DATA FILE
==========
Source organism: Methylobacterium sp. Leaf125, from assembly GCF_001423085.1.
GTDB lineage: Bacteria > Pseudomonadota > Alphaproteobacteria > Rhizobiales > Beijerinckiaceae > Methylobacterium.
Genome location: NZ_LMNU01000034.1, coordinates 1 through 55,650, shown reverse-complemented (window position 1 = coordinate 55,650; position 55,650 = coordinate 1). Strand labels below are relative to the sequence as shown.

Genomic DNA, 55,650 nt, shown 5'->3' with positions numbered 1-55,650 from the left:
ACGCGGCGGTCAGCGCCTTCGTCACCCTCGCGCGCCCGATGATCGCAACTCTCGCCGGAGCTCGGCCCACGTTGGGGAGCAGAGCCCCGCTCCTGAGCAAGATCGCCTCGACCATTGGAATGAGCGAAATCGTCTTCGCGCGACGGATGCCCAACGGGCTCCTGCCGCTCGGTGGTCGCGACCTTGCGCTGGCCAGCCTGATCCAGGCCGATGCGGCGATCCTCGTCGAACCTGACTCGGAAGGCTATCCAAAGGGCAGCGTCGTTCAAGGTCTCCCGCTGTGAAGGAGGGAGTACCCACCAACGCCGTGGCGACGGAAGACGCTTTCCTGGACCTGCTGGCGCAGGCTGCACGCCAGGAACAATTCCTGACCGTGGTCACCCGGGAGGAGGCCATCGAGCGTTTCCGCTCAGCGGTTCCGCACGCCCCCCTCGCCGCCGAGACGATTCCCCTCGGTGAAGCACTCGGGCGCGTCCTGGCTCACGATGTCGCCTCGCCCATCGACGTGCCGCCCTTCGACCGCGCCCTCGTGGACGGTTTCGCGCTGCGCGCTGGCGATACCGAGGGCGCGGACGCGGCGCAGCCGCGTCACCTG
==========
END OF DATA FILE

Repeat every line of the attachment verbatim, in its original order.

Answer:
Source organism: Methylobacterium sp. Leaf125, from assembly GCF_001423085.1.
GTDB lineage: Bacteria > Pseudomonadota > Alphaproteobacteria > Rhizobiales > Beijerinckiaceae > Methylobacterium.
Genome location: NZ_LMNU01000034.1, coordinates 1 through 55,650, shown reverse-complemented (window position 1 = coordinate 55,650; position 55,650 = coordinate 1). Strand labels below are relative to the sequence as shown.

Genomic DNA, 55,650 nt, shown 5'->3' with positions numbered 1-55,650 from the left:
ACGCGGCGGTCAGCGCCTTCGTCACCCTCGCGCGCCCGATGATCGCAACTCTCGCCGGAGCTCGGCCCACGTTGGGGAGCAGAGCCCCGCTCCTGAGCAAGATCGCCTCGACCATTGGAATGAGCGAAATCGTCTTCGCGCGACGGATGCCCAACGGGCTCCTGCCGCTCGGTGGTCGCGACCTTGCGCTGGCCAGCCTGATCCAGGCCGATGCGGCGATCCTCGTCGAACCTGACTCGGAAGGCTATCCAAAGGGCAGCGTCGTTCAAGGTCTCCCGCTGTGAAGGAGGGAGTACCCACCAACGCCGTGGCGACGGAAGACGCTTTCCTGGACCTGCTGGCGCAGGCTGCACGCCAGGAACAATTCCTGACCGTGGTCACCCGGGAGGAGGCCATCGAGCGTTTCCGCTCAGCGGTTCCGCACGCCCCCCTCGCCGCCGAGACGATTCCCCTCGGTGAAGCACTCGGGCGCGTCCTGGCTCACGATGTCGCCTCGCCCATCGACGTGCCGCCCTTCGACCGCGCCCTCGTGGACGGTTTCGCGCTGCGCGCTGGCGATACCGAGGGCGCGGACGCGGCGCAGCCGCGTCACCTG